The outlaw life is hard, a lesson that Martin Shkreli learned when Judge Kiyo Matsumoto jailed him over his Facebook (FB) post about Hillary Clinton's hair on Wednesday, Sept. 13.
The judge said that Shkreli posed a danger to the public and revoked his $5 million bond.
Last week, the "pharma bro" encouraged his Facebook followers to snatch a sample of the former first lady's hair while she was on her book tour, offering to pony up $5,000 for each sample.
Earlier this week, U.S. prosecutors called for Matsumoto to lock the 34-year-old up as a danger to the community, citing the call for Clinton's locks as well as his online taunts of Teen Vogue editor Lauren Duca. The prosecutors were alerted to the post about Clinton by the Secret Service, which is charged with the protection of members of former first families.
Shkreli said the Facebook post was meant as humor. His lawyer Benjamin Brafman said his client intended no violence but was simply engaged in political hyperbole.
Recently convicted of a trio of fraud charges, Shkreli, a former hedge funder and biotech founder, is awaiting sentencing.
Shkreli sent Matsumoto a letter asking him to not revoke the $5 million bail that keeps their colorful client on the street. Shkreli also sent a letter to the judge, apologizing for what he termed "poor judgment." He went on to assure Matsumoto that he intended no harm. "I want to assure Your Honor that I am not a violent person, have never personally engaged in any violent behavior, nor have I ever intentionally encouraged anyone to do so."
- Verizon, AT&T, Sprint and T-Mobile Roll Out Their New iPhone Promotions
- Under Armour CEO Kevin Plank Expands His Baltimore Empire to Whiskey and a Hotel
- Here Is Why Apple's New iPhone X Might Ignite a $2 Trillion Boom
- Nascar Champ Danica Patrick--'I Get Paid Better Than Most Men in my Field'
Read more of our biotech coverage.
The missive to the court struck a very different tone from another Facebook post directed at prosecutors before they called for his jailing. "F*#k the government. I will never kiss their ring or snitch. Come at me with your hardest because I haven't seen anything impressive yet."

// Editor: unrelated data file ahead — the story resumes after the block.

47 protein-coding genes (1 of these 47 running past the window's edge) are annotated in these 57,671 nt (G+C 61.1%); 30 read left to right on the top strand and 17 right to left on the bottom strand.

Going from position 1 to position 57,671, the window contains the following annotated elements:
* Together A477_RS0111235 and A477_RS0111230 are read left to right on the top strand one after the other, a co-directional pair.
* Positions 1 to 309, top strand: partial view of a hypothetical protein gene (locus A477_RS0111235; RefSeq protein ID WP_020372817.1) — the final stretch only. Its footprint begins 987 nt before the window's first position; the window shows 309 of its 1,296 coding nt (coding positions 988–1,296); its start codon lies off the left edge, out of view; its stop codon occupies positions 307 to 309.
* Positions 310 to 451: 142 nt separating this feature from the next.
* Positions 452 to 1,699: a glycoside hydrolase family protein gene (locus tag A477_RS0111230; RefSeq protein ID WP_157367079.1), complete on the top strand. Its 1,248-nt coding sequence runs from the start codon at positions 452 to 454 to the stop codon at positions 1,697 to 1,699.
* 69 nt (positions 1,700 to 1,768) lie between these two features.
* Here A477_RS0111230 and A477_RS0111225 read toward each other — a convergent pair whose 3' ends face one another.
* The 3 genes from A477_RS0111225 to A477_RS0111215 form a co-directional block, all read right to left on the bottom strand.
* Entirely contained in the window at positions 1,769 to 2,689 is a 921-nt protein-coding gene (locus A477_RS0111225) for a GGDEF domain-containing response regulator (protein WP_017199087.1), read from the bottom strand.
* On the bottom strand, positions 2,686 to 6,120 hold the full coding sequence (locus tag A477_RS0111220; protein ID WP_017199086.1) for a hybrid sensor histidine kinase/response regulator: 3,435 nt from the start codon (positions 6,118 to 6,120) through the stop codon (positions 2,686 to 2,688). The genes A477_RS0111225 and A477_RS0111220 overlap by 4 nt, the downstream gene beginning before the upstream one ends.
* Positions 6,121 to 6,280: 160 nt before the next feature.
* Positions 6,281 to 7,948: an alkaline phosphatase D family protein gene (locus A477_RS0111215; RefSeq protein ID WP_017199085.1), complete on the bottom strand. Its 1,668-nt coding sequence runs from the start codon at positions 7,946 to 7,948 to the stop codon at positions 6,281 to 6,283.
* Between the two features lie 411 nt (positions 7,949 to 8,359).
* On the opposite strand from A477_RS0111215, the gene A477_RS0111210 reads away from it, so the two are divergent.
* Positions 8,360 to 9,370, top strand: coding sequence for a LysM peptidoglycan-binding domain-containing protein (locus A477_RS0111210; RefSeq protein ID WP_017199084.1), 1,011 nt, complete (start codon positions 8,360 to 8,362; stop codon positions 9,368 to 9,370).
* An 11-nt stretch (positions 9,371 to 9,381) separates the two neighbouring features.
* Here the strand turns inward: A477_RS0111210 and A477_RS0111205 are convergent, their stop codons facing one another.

Shkreli was convicted in August by a Brooklyn jury on two counts of securities fraud and one count of conspiracy regarding alleged mismanagement of a pair of investment funds, cheating his investors of $11 million over a five-year period. Following the verdict, the outspoken Shkreli termed his prosecution "a witch hunt of epic proportions."
It's been said that Shkreli's legal defense has been costly which may explain why he has put the only copy of "Once Upon A Time in Shaolin" by the Wu Tang Clan up for sale. Shkreli purchased the double album for $2 million. Bids have topped the $1 million mark.
Shkreli gained fame when he purchased the 62-year-old drug Daraprim from Impax Laboratories for $55 million through his company Turing Pharmaceuticals and jacked the price per doseto $750 from $13.50. The 5,455% price hike for the drug used to treat malaria and toxoplasmosis in AIDS patients made him the poster boy for pharma hate and hung the "pharma bro" moniker around his neck.
He was also the founder of biotech company Retrophin Inc. which went public using a reverse merger and eventually raised $80.1 million in a trio of private placements, according to PrivateRaise, a database operated by TheStreet that tracks placements larger than $1 million.